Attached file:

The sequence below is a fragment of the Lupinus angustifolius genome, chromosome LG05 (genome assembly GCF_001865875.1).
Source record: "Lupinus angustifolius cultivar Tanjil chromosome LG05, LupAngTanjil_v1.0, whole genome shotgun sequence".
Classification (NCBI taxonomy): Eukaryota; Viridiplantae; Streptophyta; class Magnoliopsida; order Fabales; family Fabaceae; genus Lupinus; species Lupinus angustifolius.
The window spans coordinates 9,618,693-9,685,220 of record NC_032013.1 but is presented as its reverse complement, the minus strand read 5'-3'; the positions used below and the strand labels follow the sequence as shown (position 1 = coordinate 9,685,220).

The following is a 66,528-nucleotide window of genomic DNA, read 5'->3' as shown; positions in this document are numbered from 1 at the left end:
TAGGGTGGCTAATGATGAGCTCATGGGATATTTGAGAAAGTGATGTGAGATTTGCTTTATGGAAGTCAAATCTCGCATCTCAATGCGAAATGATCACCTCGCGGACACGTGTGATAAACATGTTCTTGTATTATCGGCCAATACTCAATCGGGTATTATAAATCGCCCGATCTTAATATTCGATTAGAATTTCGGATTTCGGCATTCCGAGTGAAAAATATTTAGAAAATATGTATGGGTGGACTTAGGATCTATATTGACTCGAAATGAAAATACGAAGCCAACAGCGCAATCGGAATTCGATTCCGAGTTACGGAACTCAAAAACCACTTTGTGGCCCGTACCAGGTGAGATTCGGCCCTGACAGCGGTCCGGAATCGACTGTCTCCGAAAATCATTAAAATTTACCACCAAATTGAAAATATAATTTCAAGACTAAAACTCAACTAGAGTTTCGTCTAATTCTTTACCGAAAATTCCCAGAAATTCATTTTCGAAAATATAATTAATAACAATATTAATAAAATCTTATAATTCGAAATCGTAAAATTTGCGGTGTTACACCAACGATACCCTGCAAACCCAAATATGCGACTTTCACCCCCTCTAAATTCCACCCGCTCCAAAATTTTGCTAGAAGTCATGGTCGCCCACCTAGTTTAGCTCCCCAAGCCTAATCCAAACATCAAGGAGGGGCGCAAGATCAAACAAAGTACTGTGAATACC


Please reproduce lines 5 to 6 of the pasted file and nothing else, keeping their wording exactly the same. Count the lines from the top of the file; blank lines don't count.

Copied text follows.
The following is a 66,528-nucleotide window of genomic DNA, read 5'->3' as shown; positions in this document are numbered from 1 at the left end:
TAGGGTGGCTAATGATGAGCTCATGGGATATTTGAGAAAGTGATGTGAGATTTGCTTTATGGAAGTCAAATCTCGCATCTCAATGCGAAATGATCACCTCGCGGACACGTGTGATAAACATGTTCTTGTATTATCGGCCAATACTCAATCGGGTATTATAAATCGCCCGATCTTAATATTCGATTAGAATTTCGGATTTCGGCATTCCGAGTGAAAAATATTTAGAAAATATGTATGGGTGGACTTAGGATCTATATTGACTCGAAATGAAAATACGAAGCCAACAGCGCAATCGGAATTCGATTCCGAGTTACGGAACTCAAAAACCACTTTGTGGCCCGTACCAGGTGAGATTCGGCCCTGACAGCGGTCCGGAATCGACTGTCTCCGAAAATCATTAAAATTTACCACCAAATTGAAAATATAATTTCAAGACTAAAACTCAACTAGAGTTTCGTCTAATTCTTTACCGAAAATTCCCAGAAATTCATTTTCGAAAATATAATTAATAACAATATTAATAAAATCTTATAATTCGAAATCGTAAAATTTGCGGTGTTACACCAACGATACCCTGCAAACCCAAATATGCGACTTTCACCCCCTCTAAATTCCACCCGCTCCAAAATTTTGCTAGAAGTCATGGTCGCCCACCTAGTTTAGCTCCCCAAGCCTAATCCAAACATCAAGGAGGGGCGCAAGATCAAACAAAGTACTGTGAATACC